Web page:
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The University of Southampton
Winchester School of Art

Research project: Mobile-ising for Sexual Health: Digital technologies and Sexual Health Advocacy in India

Currently Active:

This study builds on previous work done by Boyce (2011,2014) and Dasgupta (2012,2014) on the challenges facing HIV prevention and other sexual health advocacy with MSM's (Men having sex with men) in eastern India. This study will explore emerging digital platforms in India and examine the opportunities of using mobile and digital platforms for sexual health advocacy amongst gay, MSM and trans* communities in India.

The primary goals of this project are:

  1. Identify NGO services in Eastern India that provide sexual health advocacy
  2. Identify and report on uses of social media and mobile platforms by MSM's in Eastern India
  3. Report on the experiences of NGO's using digital media platforms in developing advocacy and support campaigns
  4. Conduct discussions with stakeholders on how to leverage and use digital media for HIV prevention and sexual health advocacy
  5. Feed the information back to national bodies and Public Health officials through a report

The outputs of this project will include a comprehensive report and a journal article. Building on these results a larger project will be developed. The research will be undertaken between the School of Global Studies, University of Sussex and Media Transformations Group at University of Southampton.

Funder: Wellcome Trust Humanities and Social Sciences Small grant.

Funding area: Society and Ethics

Time Period: 01/05/2016 - 31/10/2016 (6 months)


Increasing HIV infections among gay men and other men who have sex with men (MSM) and trans* communities in eastern India in context of depleting levels of funding for community-based HIV prevention programs is emerging as a serious problem in India. Against this background the proposed project builds on the prior work of both investigators Boyce (2007, 2011, 2014) and Dasgupta (2012, 2014) on sexual health and MSM in India. It sets out to explore how digital media platforms may be able to complement established community mobilisation in sexual health and HIV prevention approaches. Whilst studies carried out in the UK (Mowlabocus et al, 2014) and the USA (Pedrana et al, 2013) have demonstrated that the development of social media platforms has seen a shift in how health organisations conduct outreach activities; no such exploratory study has been carried out in India. The disinvestment in community and NGO work and increasing stigma against the MSM community provides the backdrop for this project. We propose the digitial-media based work may inaugurate a new future for HIV prevention and outreach work in India.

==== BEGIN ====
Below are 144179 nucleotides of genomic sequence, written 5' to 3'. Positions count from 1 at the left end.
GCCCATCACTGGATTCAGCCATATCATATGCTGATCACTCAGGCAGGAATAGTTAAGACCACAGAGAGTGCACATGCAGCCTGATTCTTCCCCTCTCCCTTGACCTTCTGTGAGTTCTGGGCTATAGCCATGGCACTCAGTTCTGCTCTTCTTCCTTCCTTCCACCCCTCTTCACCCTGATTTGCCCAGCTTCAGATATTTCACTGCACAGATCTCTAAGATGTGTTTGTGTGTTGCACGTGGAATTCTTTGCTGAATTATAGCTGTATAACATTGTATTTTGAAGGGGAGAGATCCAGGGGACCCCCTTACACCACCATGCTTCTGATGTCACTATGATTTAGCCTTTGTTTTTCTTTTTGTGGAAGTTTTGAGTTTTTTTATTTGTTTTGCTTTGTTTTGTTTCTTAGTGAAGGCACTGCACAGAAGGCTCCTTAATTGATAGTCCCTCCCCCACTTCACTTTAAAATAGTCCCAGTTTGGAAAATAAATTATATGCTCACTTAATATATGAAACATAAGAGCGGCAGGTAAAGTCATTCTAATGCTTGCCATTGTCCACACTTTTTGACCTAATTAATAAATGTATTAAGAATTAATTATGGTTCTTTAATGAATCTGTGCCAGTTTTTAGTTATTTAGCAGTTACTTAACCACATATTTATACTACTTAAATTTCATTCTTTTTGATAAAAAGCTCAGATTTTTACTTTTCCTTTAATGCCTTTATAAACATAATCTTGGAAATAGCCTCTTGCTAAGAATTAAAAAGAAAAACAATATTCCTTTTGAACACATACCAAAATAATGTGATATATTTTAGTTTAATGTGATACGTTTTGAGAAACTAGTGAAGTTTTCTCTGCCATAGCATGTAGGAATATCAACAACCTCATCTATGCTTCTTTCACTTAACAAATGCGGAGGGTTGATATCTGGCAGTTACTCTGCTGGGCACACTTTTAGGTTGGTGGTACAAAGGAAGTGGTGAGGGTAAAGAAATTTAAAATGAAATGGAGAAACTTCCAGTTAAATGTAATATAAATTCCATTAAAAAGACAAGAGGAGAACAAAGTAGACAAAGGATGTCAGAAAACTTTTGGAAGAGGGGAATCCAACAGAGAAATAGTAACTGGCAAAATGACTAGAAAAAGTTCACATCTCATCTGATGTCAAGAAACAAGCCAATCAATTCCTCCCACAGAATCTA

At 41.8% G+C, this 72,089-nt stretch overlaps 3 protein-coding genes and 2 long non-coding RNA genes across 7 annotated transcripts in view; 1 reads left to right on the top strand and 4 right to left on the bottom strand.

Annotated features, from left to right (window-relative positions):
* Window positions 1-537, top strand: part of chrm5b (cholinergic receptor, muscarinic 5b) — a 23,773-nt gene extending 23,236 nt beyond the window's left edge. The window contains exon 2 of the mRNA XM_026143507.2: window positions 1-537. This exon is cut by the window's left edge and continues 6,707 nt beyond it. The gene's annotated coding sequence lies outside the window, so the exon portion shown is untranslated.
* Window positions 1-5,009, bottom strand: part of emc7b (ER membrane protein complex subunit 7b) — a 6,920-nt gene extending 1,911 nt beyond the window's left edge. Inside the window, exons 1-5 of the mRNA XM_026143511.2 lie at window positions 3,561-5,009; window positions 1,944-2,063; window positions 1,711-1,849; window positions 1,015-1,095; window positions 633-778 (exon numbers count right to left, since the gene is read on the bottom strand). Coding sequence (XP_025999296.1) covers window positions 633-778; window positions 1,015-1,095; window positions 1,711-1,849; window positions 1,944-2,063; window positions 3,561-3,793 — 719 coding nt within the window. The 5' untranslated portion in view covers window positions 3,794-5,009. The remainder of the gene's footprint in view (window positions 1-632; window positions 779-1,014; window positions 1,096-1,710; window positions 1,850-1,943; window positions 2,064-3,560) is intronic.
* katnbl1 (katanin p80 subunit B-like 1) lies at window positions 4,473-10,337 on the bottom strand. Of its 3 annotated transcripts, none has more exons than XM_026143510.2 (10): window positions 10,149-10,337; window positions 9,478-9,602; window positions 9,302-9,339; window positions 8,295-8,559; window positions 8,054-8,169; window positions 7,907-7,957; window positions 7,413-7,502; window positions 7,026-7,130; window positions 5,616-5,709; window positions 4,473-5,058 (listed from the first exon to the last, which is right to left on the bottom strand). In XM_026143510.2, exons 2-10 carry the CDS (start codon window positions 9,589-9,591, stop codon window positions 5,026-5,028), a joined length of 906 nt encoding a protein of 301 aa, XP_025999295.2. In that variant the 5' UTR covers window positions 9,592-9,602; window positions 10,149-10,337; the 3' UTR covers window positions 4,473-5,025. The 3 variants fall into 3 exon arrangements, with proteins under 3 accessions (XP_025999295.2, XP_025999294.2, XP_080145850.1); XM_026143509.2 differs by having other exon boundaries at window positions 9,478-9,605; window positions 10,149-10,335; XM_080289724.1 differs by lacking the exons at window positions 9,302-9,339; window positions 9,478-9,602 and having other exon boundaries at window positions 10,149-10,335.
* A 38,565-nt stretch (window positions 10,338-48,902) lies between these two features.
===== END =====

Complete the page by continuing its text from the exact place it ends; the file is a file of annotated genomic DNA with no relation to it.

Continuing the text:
Whilst the growth of ICT’s (Information and Communication Technologies) in India are positioned as tools and processes to fight poverty and facilitate empowerment (Ganesh, 2010) what is also important to interrogate is the role of digital literacy. Recent work by anthropologists such as Pinney (2014) have commented on the penetration of mobile phones within rural and suburban belts of India where villagers use mobile phones to document their daily lives ushering in a new kind of democratisation. A recent report for the Indian National AIDS Control Organization (NACO) by Boyce and Chakrapani (2011) has argued that HIV outreach within MSM communities is currently targeted at lower and lower middle class men and often fails to engage middle and upper classes. Digital outreach reintegrates community mobilisation and advocacy within a contemporary social context. It offers a way to reach out to a larger cross-class gay, MSM and trans* community.


This will be an empirical study: focus groups and interviews with health advocacy workers and community activists in Kolkata, India. This will help to identify findings and develop recommendations. A symposium will be held with stakeholders on how to better use ICT’s and mobile and digital media to strengthen existing advocacy strategies and reduce vulnerability. The research investigators will be able to tap into their existing network in this region to recruit participants and disseminate information about the project. Both investigators will be based in West Bengal for a period of this research doing fieldwork.


The project will have two main outputs.

  1. A report in collaboration with the community organisations and partners to provide a list of findings. This report is aimed to start off a discussion with primary and secondary stakeholders both in the State (West Bengal) level as well as nationally (India) and funding bodies (DFID, NACO, etc).
  2. A journal article based on the findings of this project.


Varta Trust

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